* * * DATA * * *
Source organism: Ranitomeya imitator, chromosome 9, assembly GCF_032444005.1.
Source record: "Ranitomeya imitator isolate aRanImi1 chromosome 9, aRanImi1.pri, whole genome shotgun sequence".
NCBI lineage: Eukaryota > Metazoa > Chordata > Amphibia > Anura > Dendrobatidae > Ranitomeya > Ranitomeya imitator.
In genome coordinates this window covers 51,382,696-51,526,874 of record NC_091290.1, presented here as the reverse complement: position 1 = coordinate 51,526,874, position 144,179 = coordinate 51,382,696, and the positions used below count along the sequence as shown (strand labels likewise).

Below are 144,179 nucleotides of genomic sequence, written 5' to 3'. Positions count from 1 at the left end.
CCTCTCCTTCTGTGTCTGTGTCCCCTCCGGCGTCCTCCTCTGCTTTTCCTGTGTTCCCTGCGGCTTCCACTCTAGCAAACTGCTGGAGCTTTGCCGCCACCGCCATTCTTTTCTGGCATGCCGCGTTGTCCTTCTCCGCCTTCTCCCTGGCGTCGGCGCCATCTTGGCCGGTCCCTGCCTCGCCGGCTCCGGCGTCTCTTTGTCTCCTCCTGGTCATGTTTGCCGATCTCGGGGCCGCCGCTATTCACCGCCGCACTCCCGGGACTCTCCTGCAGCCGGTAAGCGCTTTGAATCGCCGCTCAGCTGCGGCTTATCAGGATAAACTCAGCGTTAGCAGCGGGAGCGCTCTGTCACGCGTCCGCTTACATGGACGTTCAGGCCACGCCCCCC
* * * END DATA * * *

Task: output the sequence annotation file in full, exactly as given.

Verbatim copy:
Source organism: Ranitomeya imitator, chromosome 9, assembly GCF_032444005.1.
Source record: "Ranitomeya imitator isolate aRanImi1 chromosome 9, aRanImi1.pri, whole genome shotgun sequence".
NCBI lineage: Eukaryota > Metazoa > Chordata > Amphibia > Anura > Dendrobatidae > Ranitomeya > Ranitomeya imitator.
In genome coordinates this window covers 51,382,696-51,526,874 of record NC_091290.1, presented here as the reverse complement: position 1 = coordinate 51,526,874, position 144,179 = coordinate 51,382,696, and the positions used below count along the sequence as shown (strand labels likewise).

Below are 144,179 nucleotides of genomic sequence, written 5' to 3'. Positions count from 1 at the left end.
CCTCTCCTTCTGTGTCTGTGTCCCCTCCGGCGTCCTCCTCTGCTTTTCCTGTGTTCCCTGCGGCTTCCACTCTAGCAAACTGCTGGAGCTTTGCCGCCACCGCCATTCTTTTCTGGCATGCCGCGTTGTCCTTCTCCGCCTTCTCCCTGGCGTCGGCGCCATCTTGGCCGGTCCCTGCCTCGCCGGCTCCGGCGTCTCTTTGTCTCCTCCTGGTCATGTTTGCCGATCTCGGGGCCGCCGCTATTCACCGCCGCACTCCCGGGACTCTCCTGCAGCCGGTAAGCGCTTTGAATCGCCGCTCAGCTGCGGCTTATCAGGATAAACTCAGCGTTAGCAGCGGGAGCGCTCTGTCACGCGTCCGCTTACATGGACGTTCAGGCCACGCCCCCC